Whether, if you were to do so, it would constitute a cultural industry is probably a divisible proposition in the House.
My breath is taken away by the very suggestion. I do not like to correct my hon. Friend, but 2021 will be the City of Culture year. I will not be making any further comments on that, given the shortlist. The Commonwealth games will be in 2022, and he will have heard the Prime Minister’s comments at Prime Minister’s questions yesterday, when she gave a very firm backing to Birmingham’s bid.
The UK’s creative and cultural industries have benefited greatly economically, creatively and culturally from being part of Europe for the past 40 years. That explains why 96% of the Creative Industries Federation voted to remain in the European Union. Other than assuring them that it will be all right on the night, can the Secretary of State tell me what she is doing to ensure that the creative and cultural industries will be able to access the talent and skills that they need from across the European Union? Does she agree that the UK staying in the single market, at least, is the best way to do that?
As I have said, the creative industries are an enormous success story for the United Kingdom, but they take talent from the whole world, not just from 27 countries in the European Union. Of course I am very aware and mindful of the concerns about free movement, but we can learn a lot from the creative industries and the way in which they have been able to sell music, television, film and so on throughout the world.
It is a great pleasure to be back on the Front Bench. I always knew there were going to be risks with growing a beard, and so it seems—here I am. I hope that the Minister for Digital, in particular, will find me a constructive critic over the years to come.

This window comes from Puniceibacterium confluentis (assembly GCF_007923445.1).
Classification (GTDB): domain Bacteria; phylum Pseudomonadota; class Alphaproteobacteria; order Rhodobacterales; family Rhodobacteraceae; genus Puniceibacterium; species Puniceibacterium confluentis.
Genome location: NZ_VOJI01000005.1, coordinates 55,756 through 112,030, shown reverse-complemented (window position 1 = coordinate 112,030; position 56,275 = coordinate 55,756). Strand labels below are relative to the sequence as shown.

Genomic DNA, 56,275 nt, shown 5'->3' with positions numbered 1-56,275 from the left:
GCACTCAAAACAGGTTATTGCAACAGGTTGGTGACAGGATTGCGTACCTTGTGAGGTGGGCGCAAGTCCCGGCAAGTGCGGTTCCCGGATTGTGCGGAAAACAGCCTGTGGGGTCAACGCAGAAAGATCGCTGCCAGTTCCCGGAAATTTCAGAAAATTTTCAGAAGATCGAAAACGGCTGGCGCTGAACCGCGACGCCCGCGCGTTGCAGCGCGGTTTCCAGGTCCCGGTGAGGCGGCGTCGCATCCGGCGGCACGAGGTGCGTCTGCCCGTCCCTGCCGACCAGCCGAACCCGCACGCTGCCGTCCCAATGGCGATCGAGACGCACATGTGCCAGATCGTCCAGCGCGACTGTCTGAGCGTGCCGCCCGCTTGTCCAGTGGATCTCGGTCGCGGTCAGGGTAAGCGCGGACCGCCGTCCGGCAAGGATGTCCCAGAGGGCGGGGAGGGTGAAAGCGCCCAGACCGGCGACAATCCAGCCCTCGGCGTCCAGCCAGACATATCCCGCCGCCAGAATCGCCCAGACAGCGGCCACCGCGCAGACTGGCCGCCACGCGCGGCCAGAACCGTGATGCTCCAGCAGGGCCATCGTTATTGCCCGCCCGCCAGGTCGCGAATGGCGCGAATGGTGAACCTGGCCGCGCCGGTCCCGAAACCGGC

I need to ask about data protection this morning, because we cannot have strong cultural industries without strong data protection, and last week we saw Equifax lose the records of 44 million Brits. Of great concern to me is the fact that Equifax signed a multi-year, multimillion-pound contract with the Government in 2014 for debt recovery services. Equifax must not profit from the British Government until it is straight with the British people, so will the Secretary of State tell us today: do the Government remain a customer of Equifax, which Departments use Equifax, and which Departments have had their data exposed by Equifax? We need to know.
My right hon. Friend the Minister for Digital met the Information Commissioner yesterday specifically on that point. On the matter of data and leaving the European Union, the right hon. Gentleman will I hope welcome the position paper that we issued over the summer about our position on data and will also, I am sure, work constructively with the Government to ensure that the Data Protection Bill becomes an Act of Parliament, so that we remain compliant with the general data protection regulation and have the best, world-leading data protection industry in the world.